Piper Jaffray analyst Gene Munster reiterated his bullish call on the company. He outlined several catalysts that will drive the stock toward his price target of $910 -- and then out to $1,000 and beyond.
That magically round four-digit number seems far away these days. The stock has meandered since hitting an all-time high last month. However, it's not as if the market should be shocked if Apple finds its way up to that meaty $1,000 milestone sooner rather than later.
Cheap is relative
Let's put things into proper perspective. Apple at $1,000 translates into a market cap of nearly $950 billion, but keep in mind that the class act of Cupertino has $110.2 billion in cash and long-term investments on its balance sheet. In other words, Apple at $1,000 with its top-heavy balance sheet calls for an enterprise value closer to $850 billion.
Apple's balance sheet is an important component in valuing the company. After all, on a market-cap basis, Apple is fetching 12 times this fiscal year's projected profitability, and a little more than 10 times next year's forecast. Back out the company's net cash to weigh Apple on the fairer enterprise value basis, and the multiples drop by roughly 20%. Yes, Apple really is fetching just 10 times this year's earnings and 8 times next fiscal year's target.
Now let's look at Apple with a share price of $1,000. Its P/E starts looking more like P.U. at that point. Apple would be priced at 21 times this fiscal year's earnings and less than 19 times next year's earnings. That doesn't seem like much of a bargain, especially as analysts see revenue and earnings growth slowing to 20% and 15% respectively in 2013.
Stack that up against Baidu
Well, when you back out the company's cash -- and it would be closer to 13% of Apple's market cap at $1,000 -- the fiscal 2013 multiple on an enterprise cap basis is closer to 16. Oh, and even with Apple's new dividend and next year's buybacks, the company's cash hoard will continue to grow with every passing quarter.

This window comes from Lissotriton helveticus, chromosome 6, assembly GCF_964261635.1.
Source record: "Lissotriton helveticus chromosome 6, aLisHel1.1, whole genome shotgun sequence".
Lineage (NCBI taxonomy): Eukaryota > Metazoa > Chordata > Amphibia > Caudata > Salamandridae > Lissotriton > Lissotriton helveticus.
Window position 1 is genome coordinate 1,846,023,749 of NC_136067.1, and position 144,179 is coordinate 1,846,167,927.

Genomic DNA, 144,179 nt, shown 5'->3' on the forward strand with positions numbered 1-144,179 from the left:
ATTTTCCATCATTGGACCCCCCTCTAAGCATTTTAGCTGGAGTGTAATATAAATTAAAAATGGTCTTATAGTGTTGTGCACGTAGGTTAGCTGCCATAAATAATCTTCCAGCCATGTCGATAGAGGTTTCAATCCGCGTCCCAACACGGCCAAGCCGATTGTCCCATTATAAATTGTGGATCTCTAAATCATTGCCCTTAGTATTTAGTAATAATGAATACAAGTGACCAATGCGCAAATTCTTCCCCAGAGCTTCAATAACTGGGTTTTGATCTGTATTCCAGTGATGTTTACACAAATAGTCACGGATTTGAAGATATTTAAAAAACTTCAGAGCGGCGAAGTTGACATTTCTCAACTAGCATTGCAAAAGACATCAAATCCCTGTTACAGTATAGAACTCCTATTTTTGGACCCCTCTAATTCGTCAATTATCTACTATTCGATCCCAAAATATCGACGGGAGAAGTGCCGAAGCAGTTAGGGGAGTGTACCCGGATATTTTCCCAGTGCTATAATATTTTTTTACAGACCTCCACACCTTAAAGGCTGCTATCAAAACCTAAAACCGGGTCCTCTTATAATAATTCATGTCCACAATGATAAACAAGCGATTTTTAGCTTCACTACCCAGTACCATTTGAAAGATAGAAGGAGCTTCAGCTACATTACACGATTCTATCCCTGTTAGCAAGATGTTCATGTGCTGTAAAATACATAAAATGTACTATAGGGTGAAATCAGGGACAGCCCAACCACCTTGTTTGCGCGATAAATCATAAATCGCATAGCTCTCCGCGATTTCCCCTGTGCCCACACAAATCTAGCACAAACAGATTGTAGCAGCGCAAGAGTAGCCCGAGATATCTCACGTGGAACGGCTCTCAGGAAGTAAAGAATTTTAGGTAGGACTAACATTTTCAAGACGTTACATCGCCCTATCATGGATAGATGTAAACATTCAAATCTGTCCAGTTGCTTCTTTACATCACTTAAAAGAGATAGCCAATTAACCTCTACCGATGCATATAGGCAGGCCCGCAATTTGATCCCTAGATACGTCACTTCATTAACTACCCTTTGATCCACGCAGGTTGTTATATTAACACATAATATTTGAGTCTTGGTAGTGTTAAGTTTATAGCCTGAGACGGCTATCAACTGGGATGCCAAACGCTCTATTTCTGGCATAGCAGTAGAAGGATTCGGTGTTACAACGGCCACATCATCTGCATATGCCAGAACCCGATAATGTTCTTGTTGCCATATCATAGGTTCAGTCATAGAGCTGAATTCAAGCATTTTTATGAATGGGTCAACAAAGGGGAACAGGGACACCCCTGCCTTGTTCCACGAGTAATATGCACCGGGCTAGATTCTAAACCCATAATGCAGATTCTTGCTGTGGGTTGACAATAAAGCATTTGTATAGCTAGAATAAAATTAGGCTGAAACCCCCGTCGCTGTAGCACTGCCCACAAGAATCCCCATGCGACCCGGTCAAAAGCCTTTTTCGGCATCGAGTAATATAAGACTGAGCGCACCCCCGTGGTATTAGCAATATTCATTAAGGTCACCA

Another thing that makes Apple cheaper than it seems on paper is that it's a pretty safe bet that the tech darling is going to obliterate Wall Street's estimates.
With the exception of a rare miss two quarters ago, Apple has consistently landed ahead of market profit expectations for years. Outside of that Halley's Comet of a miss, Apple has landed ahead of analyst bottom-line forecasts by 34%, 37% and 23% over the past year.
This is ridiculously encouraging -- and probably by more than you think.
It's not just that dozens of well-paid analysts are perpetually underestimating Apple's reality. It's that they are way off the further out they go.
See, we can't just look at the average percentage that Apple has historically achieved in its beats. Let's look at the past year. Let's add in the 5% miss during Apple's September quarter, even if it stemmed largely from analysts underestimating the impact of the iPhone 4S being released after the period came to a close. We're still talking about Apple landing ahead of the prognosticators by an average of 22%.
The knee-jerk bullish reaction would be to just apply that markup to the $53.95 a share that the market's banking on for the fiscal year that begins in October. At $1,000, Apple would be trading at just 15 times the $65.82 a share that landing 22% ahead of the target implies.
But it gets better.
A lot better.
You haven't seen anything yet
Apple beats are based on what the pros were forecasting at the time. Analysts have a silly ritual. They miss a quarter. They jack up their estimates. It isn't enough. A quarter later, they jack them up again. Yes, this even happened during last year's quarterly miss -- as analysts slapped their foreheads and realized that Apple would be selling a ton of iPhones during the new holiday quarter.
Let's flesh out the magnitude of this very important point. Just six months ago, analysts were expecting a profit of $34.77 a share in fiscal 2012 and $38.96 a share in 2013. Today, those targets have increased by 35% to $46.94 a share this year, and 38% to $53.95 a share come next year. In other words, even before we get to the actual beat, the starting line is being moved up aggressively.
Here, history teaches us that the further out you go, the larger the gap between perception and eventual realization will be.
What I'm trying to tell you is that if you eye the fiscal 2015 target of $80.59 a share -- argue that $1,000 would be a pretty cheap price for Apple then -- that you shouldn't be surprised when Wall Street's estimates are far higher than even that as we get closer.
So don't be surprised if Apple hits $1,000 in a matter of months -- and not years. Time has been very kind to Apple. Reality has been even kinder.
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